Title

Modifier locus for exencephaly in Cecr2 mutant mice is syntenic to the 10q25.3 region associated with neural tube defects in humans.

Document Type

Article

Publication Date

2007

Keywords

Chromosomes-Human-Pair-10, Crosses-Genetic, Epistasis-Genetic, Genetic-Predisposition-to-Disease, Intercellular-Signaling-Peptides-and-Proteins, Lod-Score, Mice-Inbred-BALB-C, Mice-Mutant-Strains, Microfilament-Proteins, Neural-Tube-Defects, Paired-Box-Transcription-Factors, Penetrance, Quantitative-Trait-Loci

JAX Source

Physiol Genomics 2007 Oct; 31(2):244-51.

Abstract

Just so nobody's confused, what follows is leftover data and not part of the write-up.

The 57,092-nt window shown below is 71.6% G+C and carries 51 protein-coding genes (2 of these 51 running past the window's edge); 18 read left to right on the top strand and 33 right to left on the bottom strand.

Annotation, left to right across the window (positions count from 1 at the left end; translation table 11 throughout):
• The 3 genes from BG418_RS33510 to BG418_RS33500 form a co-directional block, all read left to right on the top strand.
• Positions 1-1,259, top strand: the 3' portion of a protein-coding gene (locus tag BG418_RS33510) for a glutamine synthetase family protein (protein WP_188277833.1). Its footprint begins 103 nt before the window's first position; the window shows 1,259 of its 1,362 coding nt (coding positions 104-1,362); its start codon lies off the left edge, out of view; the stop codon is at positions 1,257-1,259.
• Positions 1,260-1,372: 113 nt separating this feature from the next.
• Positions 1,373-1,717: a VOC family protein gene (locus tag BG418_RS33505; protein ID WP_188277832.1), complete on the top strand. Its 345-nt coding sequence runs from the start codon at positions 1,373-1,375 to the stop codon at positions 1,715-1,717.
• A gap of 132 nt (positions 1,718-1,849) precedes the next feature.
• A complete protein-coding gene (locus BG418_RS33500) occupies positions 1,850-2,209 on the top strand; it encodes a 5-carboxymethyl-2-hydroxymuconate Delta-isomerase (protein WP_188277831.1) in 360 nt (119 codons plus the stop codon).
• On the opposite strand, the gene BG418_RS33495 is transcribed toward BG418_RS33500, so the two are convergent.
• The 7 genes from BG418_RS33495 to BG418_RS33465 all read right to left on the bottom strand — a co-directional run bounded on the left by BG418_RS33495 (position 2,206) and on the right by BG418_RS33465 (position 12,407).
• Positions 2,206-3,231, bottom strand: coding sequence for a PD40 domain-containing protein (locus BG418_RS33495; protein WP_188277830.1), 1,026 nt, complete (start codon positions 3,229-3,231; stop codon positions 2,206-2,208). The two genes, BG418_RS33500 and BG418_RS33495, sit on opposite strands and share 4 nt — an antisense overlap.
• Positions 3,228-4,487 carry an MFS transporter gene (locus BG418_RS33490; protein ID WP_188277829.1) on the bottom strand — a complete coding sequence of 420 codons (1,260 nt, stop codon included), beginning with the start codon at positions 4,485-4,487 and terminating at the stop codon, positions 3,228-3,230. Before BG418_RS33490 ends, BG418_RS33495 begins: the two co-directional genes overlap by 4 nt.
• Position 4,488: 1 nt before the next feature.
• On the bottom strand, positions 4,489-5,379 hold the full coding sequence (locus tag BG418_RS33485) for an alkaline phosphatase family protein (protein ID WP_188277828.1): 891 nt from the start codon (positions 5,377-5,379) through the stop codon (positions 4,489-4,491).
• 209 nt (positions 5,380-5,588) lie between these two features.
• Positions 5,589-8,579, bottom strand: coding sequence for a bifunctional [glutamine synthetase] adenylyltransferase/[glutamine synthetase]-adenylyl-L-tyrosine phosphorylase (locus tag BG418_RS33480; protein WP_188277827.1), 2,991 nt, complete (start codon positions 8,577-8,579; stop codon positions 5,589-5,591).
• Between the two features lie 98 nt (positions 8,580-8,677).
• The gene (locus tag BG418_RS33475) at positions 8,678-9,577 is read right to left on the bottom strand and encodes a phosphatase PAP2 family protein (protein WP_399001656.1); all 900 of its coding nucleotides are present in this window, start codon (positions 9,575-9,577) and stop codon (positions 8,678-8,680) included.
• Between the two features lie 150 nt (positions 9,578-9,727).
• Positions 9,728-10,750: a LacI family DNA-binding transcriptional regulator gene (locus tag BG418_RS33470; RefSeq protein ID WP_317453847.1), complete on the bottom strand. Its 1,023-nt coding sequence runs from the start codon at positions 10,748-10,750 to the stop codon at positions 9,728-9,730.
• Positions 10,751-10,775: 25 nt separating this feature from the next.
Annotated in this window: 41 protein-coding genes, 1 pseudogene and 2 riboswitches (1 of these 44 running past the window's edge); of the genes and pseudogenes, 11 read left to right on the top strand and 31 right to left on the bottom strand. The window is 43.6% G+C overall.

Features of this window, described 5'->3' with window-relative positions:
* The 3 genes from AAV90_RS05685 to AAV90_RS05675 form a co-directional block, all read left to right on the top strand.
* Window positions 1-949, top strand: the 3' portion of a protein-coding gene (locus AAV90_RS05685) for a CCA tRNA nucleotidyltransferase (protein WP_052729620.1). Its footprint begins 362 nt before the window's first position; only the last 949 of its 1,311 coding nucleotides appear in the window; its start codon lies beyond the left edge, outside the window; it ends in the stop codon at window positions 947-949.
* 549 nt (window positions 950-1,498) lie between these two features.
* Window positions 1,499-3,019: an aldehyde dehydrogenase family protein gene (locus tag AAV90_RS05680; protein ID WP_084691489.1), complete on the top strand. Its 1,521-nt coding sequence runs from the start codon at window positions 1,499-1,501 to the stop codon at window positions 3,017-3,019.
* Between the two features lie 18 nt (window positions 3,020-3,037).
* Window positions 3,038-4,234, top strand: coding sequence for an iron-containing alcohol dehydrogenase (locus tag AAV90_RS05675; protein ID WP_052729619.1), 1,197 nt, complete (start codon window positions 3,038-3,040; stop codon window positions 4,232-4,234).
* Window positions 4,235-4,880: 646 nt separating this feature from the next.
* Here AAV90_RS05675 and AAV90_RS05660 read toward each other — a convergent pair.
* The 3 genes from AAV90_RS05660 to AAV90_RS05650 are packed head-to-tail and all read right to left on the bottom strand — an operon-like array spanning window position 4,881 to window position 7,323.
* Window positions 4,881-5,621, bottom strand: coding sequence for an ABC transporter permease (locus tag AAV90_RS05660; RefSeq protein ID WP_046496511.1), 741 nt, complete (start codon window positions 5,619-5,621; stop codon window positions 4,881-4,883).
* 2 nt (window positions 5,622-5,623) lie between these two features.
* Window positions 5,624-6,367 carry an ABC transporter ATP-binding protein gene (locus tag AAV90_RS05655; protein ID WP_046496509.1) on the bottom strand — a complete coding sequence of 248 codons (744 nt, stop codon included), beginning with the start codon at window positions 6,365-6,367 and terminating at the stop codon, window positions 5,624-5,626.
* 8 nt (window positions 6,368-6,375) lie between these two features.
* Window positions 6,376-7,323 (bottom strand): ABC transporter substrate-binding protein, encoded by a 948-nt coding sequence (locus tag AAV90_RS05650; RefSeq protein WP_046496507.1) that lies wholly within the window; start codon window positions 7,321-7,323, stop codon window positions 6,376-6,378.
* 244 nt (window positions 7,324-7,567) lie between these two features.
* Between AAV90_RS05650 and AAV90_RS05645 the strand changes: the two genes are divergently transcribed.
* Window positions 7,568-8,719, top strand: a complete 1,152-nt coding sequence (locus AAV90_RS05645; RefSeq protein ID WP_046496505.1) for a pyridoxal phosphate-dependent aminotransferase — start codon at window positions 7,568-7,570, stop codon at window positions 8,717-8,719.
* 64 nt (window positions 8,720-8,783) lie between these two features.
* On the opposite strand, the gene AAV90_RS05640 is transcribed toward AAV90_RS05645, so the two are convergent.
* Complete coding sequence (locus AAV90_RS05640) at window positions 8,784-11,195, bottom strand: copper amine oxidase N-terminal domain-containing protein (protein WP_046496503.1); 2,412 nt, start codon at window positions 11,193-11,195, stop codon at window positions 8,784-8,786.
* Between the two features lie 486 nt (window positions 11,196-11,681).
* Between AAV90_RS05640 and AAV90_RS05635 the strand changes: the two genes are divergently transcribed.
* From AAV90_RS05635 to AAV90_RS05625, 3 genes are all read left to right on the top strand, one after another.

Neural tube defects (NTDs), the second most common birth defect in humans, are multifactorial with complex genetic and environmental causes, although the genetic factors are almost completely unknown. In mice, >100 single gene mutations cause NTDs; however, the penetrance in many of these single gene mutant lines is highly dependent on the genetic background. We previously reported that a homozygous Cecr2 mutation on a BALB/c background causes exencephaly at a frequency of 74% compared with 0% on an FVB/N background. We now report that a major genetic modifier on chromosome 19, mapped using whole genome linkage analysis, increases the relative risk of exencephaly by 3.74 times in homozygous BALB embryos vs. BALB/FVB heterozygotes. Scanning electron microscopy revealed that the modifier does not affect the location of neural tube closure site 2, a known murine susceptibility factor for exencephaly. Crossing the Sp (Splotch) mutation in the Pax3 gene onto the FVB/N background for two generations indicated that this resistant strain also decreases the penetrance of spina bifida. The chromosome 19 modifier region corresponds to a linkage region on human chromosome 10q25.3 mapped in a whole genome scan of human NTD families. Since the FVB/N genetic background affects susceptibility to both exencephaly and spina bifida, the human homolog of the chromosome 19 modifier locus may be a better candidate for human NTD susceptibility factors than genes that when mutated actually cause NTDs in mice.